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How to Trigger Word of Mouth Advertising and Physician Practice Referrals

By Stewart Gandolf, Chief Executive Officer

Lately we've been increasingly aware of the growing importance of word of mouth (WOM) advertising in physician practice marketing and medical marketing in general. WOM can be either positive (resulting in a patient referral and new business), or it can be negative (resulting in, well, nothing).

Having experienced both edges of that sword, we all know that, either way, word of mouth is highly effective. For purposes of this discussion, we're (mainly) talking about the positive variety. And here's why (and how) word of mouth needs to be a regular line item in your marketing plan.

The reason that word of mouth advertising is increasingly important in doctor marketing is because patients are increasingly proactive about their healthcare.

Individually, and sometimes collectively, patients have a stronger voice in the health and medical choices for themselves and their family. What's more, the one-to-one WOM references of a patient are, more than ever, being amplified in social media comments via Facebook, Twitter and others.

The primary challenge is what to do to inspire word of mouth advertising. What ignites word of mouth comments? It simply does not happen spontaneously. People need a reason to talk about you, your staff, the service they received and/or the overall patient experience.

Here are some of the facets of motivation that can inspire positive word of mouth.

The first step is to understand a patient or customer's motivation for making referral. Medical practices, hospitals and other healthcare providers will find insight to motivation in the world of small business. Here are a few of the 10 reasons why people will talk about your business as Jim Connolly lists them in his respected UK blog. He writes:

People spread the word about you because:

  • Something you did or said was remarkable.
  • By sharing a nugget of information from you, they look well informed.
  • They trust and value what you have to say and feel compelled to share the wisdom.
  • They want their name to be associated publicly with you or your brand.
  • Something you just wrote or said will be of genuine value to someone they care about, who needs that help right now.

Some of the impetus for word of mouth is similar in Entrepreneur's list of WOM "trigger" activities. Here are a few notes:

  • Word-of-mouth is triggered when a customer experiences something far beyond what was expected. Slightly exceeding their expectations just won't do it. You've got to go above and beyond the call of duty if you want your customers to talk about you.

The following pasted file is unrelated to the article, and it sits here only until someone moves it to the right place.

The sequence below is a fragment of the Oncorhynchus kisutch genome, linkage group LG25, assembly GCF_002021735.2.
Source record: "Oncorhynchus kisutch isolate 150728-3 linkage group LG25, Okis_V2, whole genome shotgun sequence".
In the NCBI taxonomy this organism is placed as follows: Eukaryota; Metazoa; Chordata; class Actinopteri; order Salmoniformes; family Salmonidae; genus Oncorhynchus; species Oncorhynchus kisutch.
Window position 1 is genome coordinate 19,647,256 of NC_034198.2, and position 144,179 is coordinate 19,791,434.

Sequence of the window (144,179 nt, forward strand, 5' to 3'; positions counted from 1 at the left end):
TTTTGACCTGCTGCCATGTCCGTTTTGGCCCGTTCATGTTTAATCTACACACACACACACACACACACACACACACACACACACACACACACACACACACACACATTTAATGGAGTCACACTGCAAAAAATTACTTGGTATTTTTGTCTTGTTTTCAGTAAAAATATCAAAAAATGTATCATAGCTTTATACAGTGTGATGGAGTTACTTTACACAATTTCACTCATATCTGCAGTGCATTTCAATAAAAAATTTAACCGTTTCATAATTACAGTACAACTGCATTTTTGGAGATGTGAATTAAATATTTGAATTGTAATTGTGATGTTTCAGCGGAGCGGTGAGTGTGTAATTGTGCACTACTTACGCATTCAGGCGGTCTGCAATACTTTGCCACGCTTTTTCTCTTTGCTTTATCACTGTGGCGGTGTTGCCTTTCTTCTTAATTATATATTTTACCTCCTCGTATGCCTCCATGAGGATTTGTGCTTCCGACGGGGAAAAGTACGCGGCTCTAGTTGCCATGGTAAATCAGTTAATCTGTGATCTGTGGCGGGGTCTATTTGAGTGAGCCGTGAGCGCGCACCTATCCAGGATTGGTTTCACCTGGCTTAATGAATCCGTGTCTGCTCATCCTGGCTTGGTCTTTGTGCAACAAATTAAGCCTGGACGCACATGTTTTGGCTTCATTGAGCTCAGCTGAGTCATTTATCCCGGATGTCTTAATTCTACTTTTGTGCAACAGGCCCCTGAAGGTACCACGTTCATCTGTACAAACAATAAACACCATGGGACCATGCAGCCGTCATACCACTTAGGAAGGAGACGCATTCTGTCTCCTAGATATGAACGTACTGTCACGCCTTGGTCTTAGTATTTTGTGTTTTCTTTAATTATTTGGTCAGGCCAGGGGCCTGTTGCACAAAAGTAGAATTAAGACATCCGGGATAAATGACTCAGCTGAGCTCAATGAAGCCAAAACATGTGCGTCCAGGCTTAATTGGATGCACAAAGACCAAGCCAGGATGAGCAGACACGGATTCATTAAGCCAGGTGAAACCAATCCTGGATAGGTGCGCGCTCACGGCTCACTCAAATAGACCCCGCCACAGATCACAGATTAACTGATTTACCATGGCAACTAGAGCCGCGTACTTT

• Don't depend on your staff to trigger word-of-mouth by delivering "exceptional customer experience." Deep down, customers know service comes from an individual, not from an establishment. And even the best people have bad days.
  • Physical, nonverbal statements are the most dependable in triggering word-of-mouth. These statements can be architectural, kinetic or generous, but they must go far beyond the boundaries of what's ordinary.

    [Put your own creativity to work to invent ways to invent these things: "Architectural" includes attention-getting characteristics of the physical space, office or facility that are remarkable, unique or unexpected...in a positive way, of course.
    The "Kinetic" category includes observable physical actions or activities that are made part of the visitor/customer/patient experience; these too must be "above and beyond" the ordinary.And "Generous" would be the unexpected "quantity" of product or service that is provided at no additional charge. More examples are listed in the full article.]

Budget to deliver the experience that will trigger word-of-mouth. Although word of mouth is (mostly) free, some activities that inspire WOM may need a budget in time and/or dollars.

The bottom line: Positive Word of Mouth advertising and patient referrals—where satisfied customers tell others how and why they like a business, product, service or medical provider experience—is inspired when expectations are exceeded. The "ordinary and every day" patient experience is certainly nothing to talk about and is quickly forgotten.

It is deliberate and planned actions that exceed a patient's expectations, make a positive impression and inspire word of mouth. When the individual is motivated to share their experience, they put their own reputation on the line in making a referral or recommendation to family, friends, colleagues, and even casual social media connections. It can't be ordinary.

There's more about Dispelling Old School Misconceptions and word of mouth advertising on our blog. And in this article from our free reference library about shaping successful relationships and increasing referrals.

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